• Antconc.exe will download and once it completes, you'll be set to run it by double-clicking on the file. 

Data

If you didn't do the previous exercise, please download the data now.

Since one of AntConc's big selling points is its ability to analyze large amounts of text, and compare those texts to each other, I'll be loading in an entire directory of files of gothic fiction downloaded from Project Gutenberg. This information is in a zip file below that you should unzip as a folder somewhere that it is easy to get to on your computer since you'll be navigating to it later.

Getting Started

If you didn't do the previous exercise, here is how to open your data. 

  • The first thing that you'll need to do to start analyzing text is to upload the files you want to analyze into AntConc. Keep in mind that you can only load in plain text files, not pdfs, word documents, web pages, or any other file format. So in your own research you'll need to make sure the items you want analyzed are in plain text (.txt) files.
  • Go to File  and choose Open Dir. On other occasions you may want to look at a single file or a few chosen files, and then you'd choose Open File(s)Open Dir  just allows you to open all of the files in a directory into your program at once.
  • Navigate to the folder you created when you unzipped GothicFiction.zip, select it and click OK.
  • When you do this the window to the left of your AntConc screen will be full of the different works within this folder that you are able to search

Searching for Collocates

A collocation is words or terms that occur more often together than would be expected by chance.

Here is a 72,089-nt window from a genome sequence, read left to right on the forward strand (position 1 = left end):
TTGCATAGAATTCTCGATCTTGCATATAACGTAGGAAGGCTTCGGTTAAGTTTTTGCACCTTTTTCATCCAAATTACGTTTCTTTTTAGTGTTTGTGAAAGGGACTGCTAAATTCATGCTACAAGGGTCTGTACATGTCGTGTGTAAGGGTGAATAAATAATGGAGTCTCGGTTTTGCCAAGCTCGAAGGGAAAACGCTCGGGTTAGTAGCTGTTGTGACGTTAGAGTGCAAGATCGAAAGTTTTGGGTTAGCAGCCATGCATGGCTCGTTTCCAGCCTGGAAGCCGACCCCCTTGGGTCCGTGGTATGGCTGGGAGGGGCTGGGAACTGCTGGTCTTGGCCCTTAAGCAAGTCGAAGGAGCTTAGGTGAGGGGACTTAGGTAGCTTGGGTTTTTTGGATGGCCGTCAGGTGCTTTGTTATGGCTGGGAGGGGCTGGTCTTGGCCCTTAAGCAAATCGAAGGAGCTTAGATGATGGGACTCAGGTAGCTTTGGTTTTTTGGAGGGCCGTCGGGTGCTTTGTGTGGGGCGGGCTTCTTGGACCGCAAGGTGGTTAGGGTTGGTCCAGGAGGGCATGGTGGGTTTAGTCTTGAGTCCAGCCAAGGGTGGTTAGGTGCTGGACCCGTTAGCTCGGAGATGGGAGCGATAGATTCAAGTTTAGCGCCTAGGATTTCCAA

• After loading in your corpus, proceed to the Collocates tab, and type the term that you are most interested in into the search bar, I've chosen wife to see the terms used near women described that way in gothic fiction. 
  • You'll get a message saying that first, AntConc needs to jump to the Word List tool and generate a word list. Select OK. This tool doesn't just need to know how frequent your key word is, but also how frequent each word is, so that it can analyze how often your keyword and another word appear together relative to how much they appear in total separately throughout the works. 
  • There will be a delay while your files are processed, and once it finishes, you'll see a list of the words collocated with your word of choice. 
  • The measures for these results are Rank, which is the order of the list according to which stat you want it sorted by, Freq which is the amount of times that the two words are used within the span of each other you've determined, Freq(L) for the amount of times that the collocate word appears to the left of the search term, and Freq(R) for the amount of times it has appeared to the right. Stat is the measure of how often these words are collocated.
  • By default it is sorted by the statistical measure of how collocated these words are, and you'll notice that a lot of the words near the top ranking on the list have a smaller frequency and are more uncommon words. This is due to the standard of Mutual Information being used which weights the collocation measure of an item depending on how often the collocate appears in the work as a total compared to how often it appears with your search term. This means it can weight very infrequently used words as having the highest statistical measure if it just happens to be used close to your keyword the only or one of few times that it is used.
    For example, as with the other tools, if you click on the collocate, you can see the words used together in context. So when you click on dogmatize which has the highest rating, you'll see that it's included in a context where wife is used twice in quick succession, but then never again. 
    Concordance hit for dogmatize - He does not dogmatize to his wife" "My wife is...
  • You can change which measure is used to figure out the level of collocation by going to Tool Preferences, selecting Collocates Preferences and change the Selected Collocate Measure to T-Score
  • When you change this, note that the list of terms now has very different words with a high score. The T-Score measure is mostly concerned with how often the words appear together, but doesn't weight whether a collocate never appears without your key word. So the words that are near the top are more likely to be commonly used words. 

Modifying Your Search

Other than changing which measure is used for how collocated a given pair of words are, there are other modifications